# STL “closest” method?

I'm looking for an STL sort that returns the element "closest" to the target value if the exact value is not present in the container. It needs to be fast, so essentially I'm looking for a slightly modified binary search... I could write it, but it seems like something that should already exist...

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Which container(s)? – Steve Townsend Sep 2 '10 at 14:26

Do you mean the `lower_bound`/`upper_bound` functions? These perform a binary search and return the closest element above the value you're looking for.

Clarification: The global versions of lower/upper_bound only work if the range is sorted, as they use some kind of binary search internally. (Obviously, the lower/upper_bound methods in std::map always work). You said in your question that you were looking for some kind of binary search, so I'll assume the range is sorted.

Also, Neither `lower_bound` nor `upper_bound` returns the closest member. If the value `X` you're looking for isn't a member of the range, they will both return the first element greater then `X`. Otherwise, `lower_bound` will return the first value equal to `X`, `upper_bound`will return the last value equals `X`.

So to find the closest value, you'd have to

• call `lower_bound`
• if it returns the end of the range, all values are less then `X`. The last (i.e. the highest) element is the closest one
• it if returns the beginning of the range, all values are greater then `X`. The first (i.e. the lowest) element is the closest one
• if it returns an element in the middle of the range, check that element and the element before - the one that's closer to `X` is the one you're looking for
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This only works for sorted containers. – Philip Potter Sep 2 '10 at 14:28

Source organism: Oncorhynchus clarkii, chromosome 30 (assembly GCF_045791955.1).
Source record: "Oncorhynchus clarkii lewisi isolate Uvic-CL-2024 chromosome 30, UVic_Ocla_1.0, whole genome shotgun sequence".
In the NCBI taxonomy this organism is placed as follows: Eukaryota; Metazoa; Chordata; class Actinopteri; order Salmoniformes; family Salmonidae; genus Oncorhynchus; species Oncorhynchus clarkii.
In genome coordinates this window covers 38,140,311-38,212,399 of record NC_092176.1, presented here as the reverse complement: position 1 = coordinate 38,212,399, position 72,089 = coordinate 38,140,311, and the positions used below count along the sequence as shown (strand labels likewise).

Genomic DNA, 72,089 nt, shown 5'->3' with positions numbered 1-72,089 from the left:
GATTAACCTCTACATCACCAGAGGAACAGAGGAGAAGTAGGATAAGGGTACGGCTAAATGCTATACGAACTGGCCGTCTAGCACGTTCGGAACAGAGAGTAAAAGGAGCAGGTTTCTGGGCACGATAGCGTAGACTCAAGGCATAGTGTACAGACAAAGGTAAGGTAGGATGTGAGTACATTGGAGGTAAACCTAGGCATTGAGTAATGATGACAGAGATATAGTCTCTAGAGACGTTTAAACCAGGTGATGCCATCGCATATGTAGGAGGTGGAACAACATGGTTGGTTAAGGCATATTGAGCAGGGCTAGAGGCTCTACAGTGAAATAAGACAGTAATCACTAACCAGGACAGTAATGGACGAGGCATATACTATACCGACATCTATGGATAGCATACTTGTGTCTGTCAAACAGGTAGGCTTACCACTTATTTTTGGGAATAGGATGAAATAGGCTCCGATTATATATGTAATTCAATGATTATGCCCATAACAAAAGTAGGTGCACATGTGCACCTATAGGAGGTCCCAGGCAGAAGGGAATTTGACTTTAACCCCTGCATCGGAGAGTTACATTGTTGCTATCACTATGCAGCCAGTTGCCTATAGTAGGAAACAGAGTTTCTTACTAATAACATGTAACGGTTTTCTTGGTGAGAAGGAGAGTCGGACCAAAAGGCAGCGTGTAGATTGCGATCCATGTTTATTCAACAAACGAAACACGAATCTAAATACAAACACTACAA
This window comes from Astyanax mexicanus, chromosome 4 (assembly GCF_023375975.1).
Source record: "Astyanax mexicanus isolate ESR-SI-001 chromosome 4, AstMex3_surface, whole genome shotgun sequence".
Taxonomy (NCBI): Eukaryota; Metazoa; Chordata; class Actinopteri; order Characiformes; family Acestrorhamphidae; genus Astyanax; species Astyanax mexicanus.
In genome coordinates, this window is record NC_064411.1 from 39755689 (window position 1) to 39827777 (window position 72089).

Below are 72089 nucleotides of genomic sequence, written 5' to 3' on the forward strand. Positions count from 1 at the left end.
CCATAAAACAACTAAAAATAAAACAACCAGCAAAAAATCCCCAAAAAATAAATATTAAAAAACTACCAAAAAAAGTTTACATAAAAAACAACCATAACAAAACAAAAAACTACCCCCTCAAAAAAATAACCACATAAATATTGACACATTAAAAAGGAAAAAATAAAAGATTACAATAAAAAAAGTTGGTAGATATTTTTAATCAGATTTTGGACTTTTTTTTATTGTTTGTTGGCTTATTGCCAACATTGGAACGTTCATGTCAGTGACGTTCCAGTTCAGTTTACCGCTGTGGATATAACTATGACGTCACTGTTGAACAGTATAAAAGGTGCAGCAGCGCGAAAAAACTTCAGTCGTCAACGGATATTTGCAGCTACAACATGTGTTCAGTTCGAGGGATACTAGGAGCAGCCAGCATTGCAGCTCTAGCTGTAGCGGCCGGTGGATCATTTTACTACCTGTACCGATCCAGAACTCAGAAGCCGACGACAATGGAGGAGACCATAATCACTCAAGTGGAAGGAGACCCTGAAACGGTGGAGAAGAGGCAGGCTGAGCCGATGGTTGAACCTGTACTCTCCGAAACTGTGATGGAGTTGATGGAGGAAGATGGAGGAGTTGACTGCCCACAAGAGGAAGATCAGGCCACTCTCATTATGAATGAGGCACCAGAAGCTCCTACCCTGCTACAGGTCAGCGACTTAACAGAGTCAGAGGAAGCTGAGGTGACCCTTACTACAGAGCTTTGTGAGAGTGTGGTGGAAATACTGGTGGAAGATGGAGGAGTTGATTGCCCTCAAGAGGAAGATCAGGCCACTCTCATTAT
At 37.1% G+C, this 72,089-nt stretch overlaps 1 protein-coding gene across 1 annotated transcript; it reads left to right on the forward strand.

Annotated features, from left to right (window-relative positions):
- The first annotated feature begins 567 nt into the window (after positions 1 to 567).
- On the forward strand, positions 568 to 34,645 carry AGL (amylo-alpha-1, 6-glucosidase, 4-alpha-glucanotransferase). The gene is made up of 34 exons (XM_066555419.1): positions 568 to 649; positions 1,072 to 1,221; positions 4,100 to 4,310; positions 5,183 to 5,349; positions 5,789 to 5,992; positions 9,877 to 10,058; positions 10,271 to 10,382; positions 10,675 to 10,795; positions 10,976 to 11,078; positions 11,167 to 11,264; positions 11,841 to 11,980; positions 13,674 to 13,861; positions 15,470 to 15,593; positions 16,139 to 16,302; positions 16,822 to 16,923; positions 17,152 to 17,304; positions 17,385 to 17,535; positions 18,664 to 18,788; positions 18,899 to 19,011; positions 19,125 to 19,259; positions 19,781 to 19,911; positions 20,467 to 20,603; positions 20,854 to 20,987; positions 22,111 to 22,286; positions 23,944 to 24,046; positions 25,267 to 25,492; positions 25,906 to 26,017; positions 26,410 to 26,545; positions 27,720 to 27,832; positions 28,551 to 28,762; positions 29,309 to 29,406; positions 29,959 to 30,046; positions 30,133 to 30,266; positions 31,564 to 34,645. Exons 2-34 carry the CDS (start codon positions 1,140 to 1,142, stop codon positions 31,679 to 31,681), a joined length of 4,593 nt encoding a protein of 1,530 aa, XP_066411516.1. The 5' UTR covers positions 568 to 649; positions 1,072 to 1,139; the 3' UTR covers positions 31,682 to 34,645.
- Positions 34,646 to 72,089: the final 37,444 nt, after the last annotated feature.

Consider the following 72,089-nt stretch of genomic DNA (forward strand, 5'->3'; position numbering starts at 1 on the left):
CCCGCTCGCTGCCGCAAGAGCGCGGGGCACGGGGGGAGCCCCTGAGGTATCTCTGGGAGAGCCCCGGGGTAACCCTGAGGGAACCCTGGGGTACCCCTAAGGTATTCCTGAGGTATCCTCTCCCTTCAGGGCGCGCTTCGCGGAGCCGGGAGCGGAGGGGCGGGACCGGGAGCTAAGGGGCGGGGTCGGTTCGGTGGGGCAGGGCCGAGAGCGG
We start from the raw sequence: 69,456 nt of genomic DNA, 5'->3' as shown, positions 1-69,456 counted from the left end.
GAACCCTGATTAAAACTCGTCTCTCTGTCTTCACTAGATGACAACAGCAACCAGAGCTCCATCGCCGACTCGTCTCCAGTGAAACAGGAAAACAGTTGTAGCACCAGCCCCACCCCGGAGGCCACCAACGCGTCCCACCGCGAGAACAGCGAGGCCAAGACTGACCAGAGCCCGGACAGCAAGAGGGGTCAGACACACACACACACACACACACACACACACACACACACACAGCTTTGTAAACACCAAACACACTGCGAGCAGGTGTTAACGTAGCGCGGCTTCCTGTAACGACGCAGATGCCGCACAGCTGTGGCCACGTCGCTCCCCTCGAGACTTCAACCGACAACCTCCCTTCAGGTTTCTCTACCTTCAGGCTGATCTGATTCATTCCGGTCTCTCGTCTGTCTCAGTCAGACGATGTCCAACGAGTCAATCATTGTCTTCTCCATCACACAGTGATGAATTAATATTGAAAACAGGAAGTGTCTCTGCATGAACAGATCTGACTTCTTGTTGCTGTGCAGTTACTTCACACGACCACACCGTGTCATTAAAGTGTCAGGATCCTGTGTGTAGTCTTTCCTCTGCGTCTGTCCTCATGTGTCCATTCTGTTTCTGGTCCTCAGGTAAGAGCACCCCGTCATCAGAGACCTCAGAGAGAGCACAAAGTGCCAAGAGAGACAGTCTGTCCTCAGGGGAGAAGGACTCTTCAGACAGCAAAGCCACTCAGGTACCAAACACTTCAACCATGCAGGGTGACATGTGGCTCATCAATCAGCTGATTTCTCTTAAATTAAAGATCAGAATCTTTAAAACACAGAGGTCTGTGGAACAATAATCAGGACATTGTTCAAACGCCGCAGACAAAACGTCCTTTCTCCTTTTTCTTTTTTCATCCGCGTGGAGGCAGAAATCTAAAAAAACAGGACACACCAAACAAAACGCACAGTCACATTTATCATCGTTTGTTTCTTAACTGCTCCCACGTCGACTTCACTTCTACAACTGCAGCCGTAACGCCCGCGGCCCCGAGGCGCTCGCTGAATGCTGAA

These two methods go in the right direction, but they are not quite what he asked for. `lower_bound` will return the first element that is larger or equal to the given value, and `upper_bound` returns the last value that is smaller or equal to the given value. These methods do not care if the next value is closer. – Björn Pollex Sep 2 '10 at 14:31
@Philip: dicroce wrote he was looking for a "slightly modified binary search", so I assumed his container is sorted. It's probably good to mention it, though. – nikie Sep 2 '10 at 14:31
@nikie: good point, I missed that :) – Philip Potter Sep 2 '10 at 14:32
@Space_Cowboy: I still don't get it. If I have the last element that's lower than the value I'm looking for, then the next element after that should be first element that's greater. Compare the distance and use the closer one. No need to call both functions. – nikie Sep 2 '10 at 15:00

So you're looking for an element which has a minimal distance from some value `k`?

Use `std::transform` to transform each `x` to `x-k`. The use `std::min_element` with a comparison function which returns `abs(l) < abs(r)`. Then add `k` back onto the result.

EDIT: Alternatively, you could just use `std::min_element` with a comparison function `abs(l-k) < abs(r-k)`, and eliminate the `std::transform`.

EDIT2: This is good for unsorted containers. For sorted containers, you probably want nikie's answer.

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If your data is not sorted, use std::min_element with a comparison functor that calculates your distance.

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If the container is already sorted (as implied) you should be able to use `std::upper_bound` and the item directly before to figure out which is closest:

``````// Untested.
template <class Iter, class T>
Iter closest_value(Iter begin, Iter end, T value)
{
Iter result = std::upper_bound(begin, end, value);
if(result != begin)
{
Iter lower_result = result;
--lower_result;
if(result == end || ((value - *lower_result) < (*result - value)))
{
result = lower_result;
}
}

return result;
}
``````

If the container is not sorted, use `min_element` with a predicate as already suggested.

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Typo, should be `upper_bound(begin,end,value);` – Steve Jessop Sep 2 '10 at 15:48
@Steve Jessop Thanks, fixed. – Mark B Sep 2 '10 at 16:10
What if `upper_bound` returns `end`? Shouldn the function return the last element before `end` then? – nikie Sep 2 '10 at 16:20
@nikie You're right - I believe I fixed that now. – Mark B Sep 2 '10 at 16:29